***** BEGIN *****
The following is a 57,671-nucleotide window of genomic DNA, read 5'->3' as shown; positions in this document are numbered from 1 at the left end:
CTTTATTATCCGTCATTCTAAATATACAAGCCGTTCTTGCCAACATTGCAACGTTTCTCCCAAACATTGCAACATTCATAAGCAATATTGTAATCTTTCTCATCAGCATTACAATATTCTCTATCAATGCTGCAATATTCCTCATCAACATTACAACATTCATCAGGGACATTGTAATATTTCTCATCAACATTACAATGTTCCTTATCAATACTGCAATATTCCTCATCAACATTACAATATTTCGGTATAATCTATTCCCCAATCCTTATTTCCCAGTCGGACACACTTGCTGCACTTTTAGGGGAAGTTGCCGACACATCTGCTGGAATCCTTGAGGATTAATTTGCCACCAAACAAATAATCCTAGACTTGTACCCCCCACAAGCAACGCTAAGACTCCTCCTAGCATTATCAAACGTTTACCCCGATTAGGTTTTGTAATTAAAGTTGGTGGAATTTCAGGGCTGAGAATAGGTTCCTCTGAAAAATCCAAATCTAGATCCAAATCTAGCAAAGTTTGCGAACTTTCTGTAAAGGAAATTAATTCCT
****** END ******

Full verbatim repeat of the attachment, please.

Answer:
The following is a 57,671-nucleotide window of genomic DNA, read 5'->3' as shown; positions in this document are numbered from 1 at the left end:
CTTTATTATCCGTCATTCTAAATATACAAGCCGTTCTTGCCAACATTGCAACGTTTCTCCCAAACATTGCAACATTCATAAGCAATATTGTAATCTTTCTCATCAGCATTACAATATTCTCTATCAATGCTGCAATATTCCTCATCAACATTACAACATTCATCAGGGACATTGTAATATTTCTCATCAACATTACAATGTTCCTTATCAATACTGCAATATTCCTCATCAACATTACAATATTTCGGTATAATCTATTCCCCAATCCTTATTTCCCAGTCGGACACACTTGCTGCACTTTTAGGGGAAGTTGCCGACACATCTGCTGGAATCCTTGAGGATTAATTTGCCACCAAACAAATAATCCTAGACTTGTACCCCCCACAAGCAACGCTAAGACTCCTCCTAGCATTATCAAACGTTTACCCCGATTAGGTTTTGTAATTAAAGTTGGTGGAATTTCAGGGCTGAGAATAGGTTCCTCTGAAAAATCCAAATCTAGATCCAAATCTAGCAAAGTTTGCGAACTTTCTGTAAAGGAAATTAATTCCT